FNE Film Meets Games: Q&A with Kateřina Hanáčková, Creative Director of Czech Brainz Immersive

PRAGUE: FNE spoke with Kateřina Hanáčková, creative director of Czech Brainz Immersive, about their current activities, as well as the state of the Czech game development industry.

Brainz Immersive is an award-winning creative studio providing complex AR & VR services. As one of the leading creative studios in Europe, they combine advanced frameworks and techniques used in the video game and film industry to push the limits of the possible, as well as craft premium VR & AR experiences for brands and businesses. Brainz Immersive is a proud member of the Brainz Studios group.

Central and Eastern Europe is one of the most important locations for global games developers and studios, and artists in the region are increasingly working for both film and games. FNE looks at how these two sectors of the entertainment industry are converging and why this trend is important for the future development of both.

FNE: When was Brainz Immersive founded and what have been your main missions and strategic projects so far?

Kateřina Hanáčková: The founder of our studio, Robin Pultera, started creating virtual and augmented reality projects seven years ago because he felt that although the providers of immersive products were great at developing hi-tech apps, they lacked creativity. That’s why the mission of Brainz Immersive has been to craft engaging, beautifully looking experiences where the development team and the team of creatives would join forces.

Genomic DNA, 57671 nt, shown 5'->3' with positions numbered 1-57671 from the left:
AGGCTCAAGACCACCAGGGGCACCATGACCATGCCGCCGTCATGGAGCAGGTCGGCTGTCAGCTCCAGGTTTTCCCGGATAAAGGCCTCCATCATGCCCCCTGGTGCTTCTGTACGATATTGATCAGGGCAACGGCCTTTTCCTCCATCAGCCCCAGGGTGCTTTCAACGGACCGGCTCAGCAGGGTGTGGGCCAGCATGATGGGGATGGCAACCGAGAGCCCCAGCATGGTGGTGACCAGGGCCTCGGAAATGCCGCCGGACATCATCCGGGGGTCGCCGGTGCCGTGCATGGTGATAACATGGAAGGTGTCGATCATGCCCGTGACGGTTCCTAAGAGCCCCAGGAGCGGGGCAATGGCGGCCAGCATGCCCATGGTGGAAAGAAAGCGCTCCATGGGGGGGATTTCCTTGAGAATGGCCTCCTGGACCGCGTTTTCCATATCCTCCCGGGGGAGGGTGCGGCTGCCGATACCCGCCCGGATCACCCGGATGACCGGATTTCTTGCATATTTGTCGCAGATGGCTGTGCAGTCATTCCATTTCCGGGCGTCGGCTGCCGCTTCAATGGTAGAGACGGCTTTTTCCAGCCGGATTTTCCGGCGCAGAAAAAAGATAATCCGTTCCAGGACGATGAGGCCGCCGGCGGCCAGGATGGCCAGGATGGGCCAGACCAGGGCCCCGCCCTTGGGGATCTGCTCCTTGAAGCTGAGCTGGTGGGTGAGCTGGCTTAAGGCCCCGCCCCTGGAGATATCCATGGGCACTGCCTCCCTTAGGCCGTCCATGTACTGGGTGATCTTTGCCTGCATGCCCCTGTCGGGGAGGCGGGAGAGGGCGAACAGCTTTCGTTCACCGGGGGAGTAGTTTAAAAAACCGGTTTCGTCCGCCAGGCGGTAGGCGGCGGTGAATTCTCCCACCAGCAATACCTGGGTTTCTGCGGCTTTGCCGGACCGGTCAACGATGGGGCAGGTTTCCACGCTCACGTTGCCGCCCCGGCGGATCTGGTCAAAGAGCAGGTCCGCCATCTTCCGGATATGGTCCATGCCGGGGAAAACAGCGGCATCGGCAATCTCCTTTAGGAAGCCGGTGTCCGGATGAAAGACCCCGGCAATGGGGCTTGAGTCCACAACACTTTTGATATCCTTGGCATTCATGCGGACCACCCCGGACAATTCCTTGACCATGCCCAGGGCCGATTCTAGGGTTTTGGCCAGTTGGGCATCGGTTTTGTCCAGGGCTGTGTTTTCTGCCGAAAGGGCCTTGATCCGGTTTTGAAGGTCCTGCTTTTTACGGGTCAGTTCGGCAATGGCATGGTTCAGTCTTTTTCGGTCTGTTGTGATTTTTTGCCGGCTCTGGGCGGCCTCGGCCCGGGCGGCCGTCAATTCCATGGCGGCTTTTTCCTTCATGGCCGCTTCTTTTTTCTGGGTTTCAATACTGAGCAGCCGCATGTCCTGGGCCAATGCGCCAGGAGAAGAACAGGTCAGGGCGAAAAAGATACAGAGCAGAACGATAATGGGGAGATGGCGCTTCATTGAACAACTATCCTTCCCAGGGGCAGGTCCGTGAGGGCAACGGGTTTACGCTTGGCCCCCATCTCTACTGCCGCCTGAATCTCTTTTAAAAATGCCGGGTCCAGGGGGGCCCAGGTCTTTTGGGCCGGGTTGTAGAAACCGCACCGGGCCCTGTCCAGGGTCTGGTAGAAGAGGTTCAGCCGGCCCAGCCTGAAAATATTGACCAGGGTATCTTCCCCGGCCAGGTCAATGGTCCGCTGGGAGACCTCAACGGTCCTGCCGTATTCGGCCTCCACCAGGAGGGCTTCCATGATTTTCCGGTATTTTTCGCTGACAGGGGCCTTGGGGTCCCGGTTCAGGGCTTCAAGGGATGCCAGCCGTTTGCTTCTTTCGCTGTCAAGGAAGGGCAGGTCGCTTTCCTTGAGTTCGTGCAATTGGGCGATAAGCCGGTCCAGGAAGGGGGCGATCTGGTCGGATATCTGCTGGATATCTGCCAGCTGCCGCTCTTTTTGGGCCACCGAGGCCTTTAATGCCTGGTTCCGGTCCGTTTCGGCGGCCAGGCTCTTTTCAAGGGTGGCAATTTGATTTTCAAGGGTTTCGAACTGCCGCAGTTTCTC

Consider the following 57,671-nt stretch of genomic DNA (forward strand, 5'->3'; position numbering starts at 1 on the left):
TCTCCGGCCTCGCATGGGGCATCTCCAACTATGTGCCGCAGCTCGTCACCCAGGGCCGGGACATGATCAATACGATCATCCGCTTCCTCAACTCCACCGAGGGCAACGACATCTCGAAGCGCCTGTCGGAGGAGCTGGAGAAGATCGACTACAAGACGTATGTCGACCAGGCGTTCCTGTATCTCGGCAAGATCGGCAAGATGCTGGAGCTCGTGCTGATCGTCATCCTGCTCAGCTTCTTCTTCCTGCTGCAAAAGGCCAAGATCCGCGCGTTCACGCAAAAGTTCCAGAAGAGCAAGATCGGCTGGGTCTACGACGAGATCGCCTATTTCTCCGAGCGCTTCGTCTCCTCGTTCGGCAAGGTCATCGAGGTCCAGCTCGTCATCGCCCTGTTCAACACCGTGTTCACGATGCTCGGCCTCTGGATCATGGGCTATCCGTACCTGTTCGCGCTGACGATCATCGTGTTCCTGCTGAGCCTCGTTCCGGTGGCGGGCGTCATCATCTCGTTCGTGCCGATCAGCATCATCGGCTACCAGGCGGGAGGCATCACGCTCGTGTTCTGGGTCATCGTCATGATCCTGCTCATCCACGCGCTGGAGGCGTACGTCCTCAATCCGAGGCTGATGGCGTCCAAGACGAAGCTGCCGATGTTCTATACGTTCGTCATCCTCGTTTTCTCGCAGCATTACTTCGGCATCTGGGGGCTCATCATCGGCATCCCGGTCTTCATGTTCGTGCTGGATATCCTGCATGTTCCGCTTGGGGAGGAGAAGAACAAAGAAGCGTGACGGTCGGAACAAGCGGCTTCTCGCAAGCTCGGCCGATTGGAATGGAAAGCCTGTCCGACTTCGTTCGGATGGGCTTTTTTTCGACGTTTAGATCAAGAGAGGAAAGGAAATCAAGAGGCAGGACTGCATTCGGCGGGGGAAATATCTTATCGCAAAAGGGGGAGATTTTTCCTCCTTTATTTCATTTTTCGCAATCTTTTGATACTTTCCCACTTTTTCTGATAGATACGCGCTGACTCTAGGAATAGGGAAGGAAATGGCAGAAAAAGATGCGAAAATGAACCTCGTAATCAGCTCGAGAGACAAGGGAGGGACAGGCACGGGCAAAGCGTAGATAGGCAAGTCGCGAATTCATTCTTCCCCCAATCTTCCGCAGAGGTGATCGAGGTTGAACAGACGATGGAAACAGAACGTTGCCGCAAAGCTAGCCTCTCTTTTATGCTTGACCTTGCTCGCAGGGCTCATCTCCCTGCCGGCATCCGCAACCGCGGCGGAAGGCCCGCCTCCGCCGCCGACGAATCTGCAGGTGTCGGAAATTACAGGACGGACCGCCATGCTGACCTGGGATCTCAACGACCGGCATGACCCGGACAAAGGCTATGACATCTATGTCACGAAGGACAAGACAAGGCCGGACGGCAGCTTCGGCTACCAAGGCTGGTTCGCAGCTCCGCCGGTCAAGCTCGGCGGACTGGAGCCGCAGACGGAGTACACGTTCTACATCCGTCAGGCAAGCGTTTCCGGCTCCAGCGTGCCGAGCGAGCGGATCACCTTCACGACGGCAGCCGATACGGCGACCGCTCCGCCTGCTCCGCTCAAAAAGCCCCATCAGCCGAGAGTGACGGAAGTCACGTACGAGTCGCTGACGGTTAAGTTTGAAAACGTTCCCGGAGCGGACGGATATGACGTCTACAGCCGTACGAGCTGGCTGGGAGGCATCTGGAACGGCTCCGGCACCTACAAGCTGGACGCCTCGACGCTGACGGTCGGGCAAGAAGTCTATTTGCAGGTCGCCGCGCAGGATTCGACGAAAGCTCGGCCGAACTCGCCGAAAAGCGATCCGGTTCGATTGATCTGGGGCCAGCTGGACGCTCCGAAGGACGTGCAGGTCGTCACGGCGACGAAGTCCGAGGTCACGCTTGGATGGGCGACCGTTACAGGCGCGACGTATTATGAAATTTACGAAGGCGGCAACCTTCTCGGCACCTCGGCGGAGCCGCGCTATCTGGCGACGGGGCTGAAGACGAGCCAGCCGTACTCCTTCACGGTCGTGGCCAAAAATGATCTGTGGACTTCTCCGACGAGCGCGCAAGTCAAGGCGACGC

FNE: Which projects would you highlight from your company’s portfolio?

Kateřina Hanáčková: One of the best examples of the cooperation between our programmers and creatives is Reaktour VR, which guides the viewer through the Dukovany nuclear power plant by wrapping fun storytelling into a state-of-the-art technological solution and futuristic visuals.

Another great example of our teams’ close cooperation was a collection of AR art installations created for Prague’s Signal Festival or a highly emotional VR experience commemorating Czechoslovakia’s invasion by Soviet troops in 1968.

We are also thrilled that our last artistic endeavour, a VR film called The Darkening, directed by Ondřej Moravec and produced by Czech Frame Films in coproduction with Brainz Immersive and German NowHere Media, premiered at the Venice Film Festival 2022. The development process behind this piece was truly unique. While our 3D artists were working on transforming hand-crafted illustrations into a virtual landscape, the developers were making sure that the hand tracking and voice commands worked properly, which meant that they were wildly gesticulating while making funny noises.

FNE: Film and games convergence is a hot topic now. What can you tell us about the relationship between the gaming industry and film in your experience?